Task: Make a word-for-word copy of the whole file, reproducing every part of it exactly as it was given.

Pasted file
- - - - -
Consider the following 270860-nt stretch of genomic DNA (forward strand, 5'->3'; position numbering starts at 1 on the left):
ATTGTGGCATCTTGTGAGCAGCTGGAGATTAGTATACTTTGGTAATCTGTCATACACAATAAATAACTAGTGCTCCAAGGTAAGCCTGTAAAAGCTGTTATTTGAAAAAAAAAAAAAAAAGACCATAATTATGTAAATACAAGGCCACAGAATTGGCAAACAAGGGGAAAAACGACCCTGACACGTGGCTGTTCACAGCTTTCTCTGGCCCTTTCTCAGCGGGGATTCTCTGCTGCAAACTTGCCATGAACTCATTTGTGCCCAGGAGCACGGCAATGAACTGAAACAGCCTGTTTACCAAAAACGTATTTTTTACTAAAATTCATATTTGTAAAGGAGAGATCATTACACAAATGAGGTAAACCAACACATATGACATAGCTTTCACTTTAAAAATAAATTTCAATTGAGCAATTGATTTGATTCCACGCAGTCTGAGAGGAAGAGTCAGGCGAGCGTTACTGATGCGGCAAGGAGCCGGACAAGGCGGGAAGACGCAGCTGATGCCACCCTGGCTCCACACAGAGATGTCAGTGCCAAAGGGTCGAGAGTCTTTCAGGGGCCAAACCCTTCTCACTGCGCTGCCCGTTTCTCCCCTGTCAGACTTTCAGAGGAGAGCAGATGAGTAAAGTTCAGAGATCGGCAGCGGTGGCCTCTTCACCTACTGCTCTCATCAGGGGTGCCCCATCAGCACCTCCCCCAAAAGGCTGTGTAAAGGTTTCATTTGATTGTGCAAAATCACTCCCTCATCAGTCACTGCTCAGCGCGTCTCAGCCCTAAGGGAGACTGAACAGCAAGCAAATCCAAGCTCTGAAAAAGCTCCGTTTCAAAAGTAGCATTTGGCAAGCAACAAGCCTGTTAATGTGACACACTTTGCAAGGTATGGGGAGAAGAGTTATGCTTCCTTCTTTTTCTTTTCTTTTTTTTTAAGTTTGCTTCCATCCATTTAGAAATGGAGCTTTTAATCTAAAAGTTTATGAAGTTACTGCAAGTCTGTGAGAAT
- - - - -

Consider the following 270860-nt stretch of genomic DNA (forward strand, 5'->3'; position numbering starts at 1 on the left):
ATTGTGGCATCTTGTGAGCAGCTGGAGATTAGTATACTTTGGTAATCTGTCATACACAATAAATAACTAGTGCTCCAAGGTAAGCCTGTAAAAGCTGTTATTTGAAAAAAAAAAAAAAAAGACCATAATTATGTAAATACAAGGCCACAGAATTGGCAAACAAGGGGAAAAACGACCCTGACACGTGGCTGTTCACAGCTTTCTCTGGCCCTTTCTCAGCGGGGATTCTCTGCTGCAAACTTGCCATGAACTCATTTGTGCCCAGGAGCACGGCAATGAACTGAAACAGCCTGTTTACCAAAAACGTATTTTTTACTAAAATTCATATTTGTAAAGGAGAGATCATTACACAAATGAGGTAAACCAACACATATGACATAGCTTTCACTTTAAAAATAAATTTCAATTGAGCAATTGATTTGATTCCACGCAGTCTGAGAGGAAGAGTCAGGCGAGCGTTACTGATGCGGCAAGGAGCCGGACAAGGCGGGAAGACGCAGCTGATGCCACCCTGGCTCCACACAGAGATGTCAGTGCCAAAGGGTCGAGAGTCTTTCAGGGGCCAAACCCTTCTCACTGCGCTGCCCGTTTCTCCCCTGTCAGACTTTCAGAGGAGAGCAGATGAGTAAAGTTCAGAGATCGGCAGCGGTGGCCTCTTCACCTACTGCTCTCATCAGGGGTGCCCCATCAGCACCTCCCCCAAAAGGCTGTGTAAAGGTTTCATTTGATTGTGCAAAATCACTCCCTCATCAGTCACTGCTCAGCGCGTCTCAGCCCTAAGGGAGACTGAACAGCAAGCAAATCCAAGCTCTGAAAAAGCTCCGTTTCAAAAGTAGCATTTGGCAAGCAACAAGCCTGTTAATGTGACACACTTTGCAAGGTATGGGGAGAAGAGTTATGCTTCCTTCTTTTTCTTTTCTTTTTTTTTAAGTTTGCTTCCATCCATTTAGAAATGGAGCTTTTAATCTAAAAGTTTATGAAGTTACTGCAAGTCTGTGAGAAT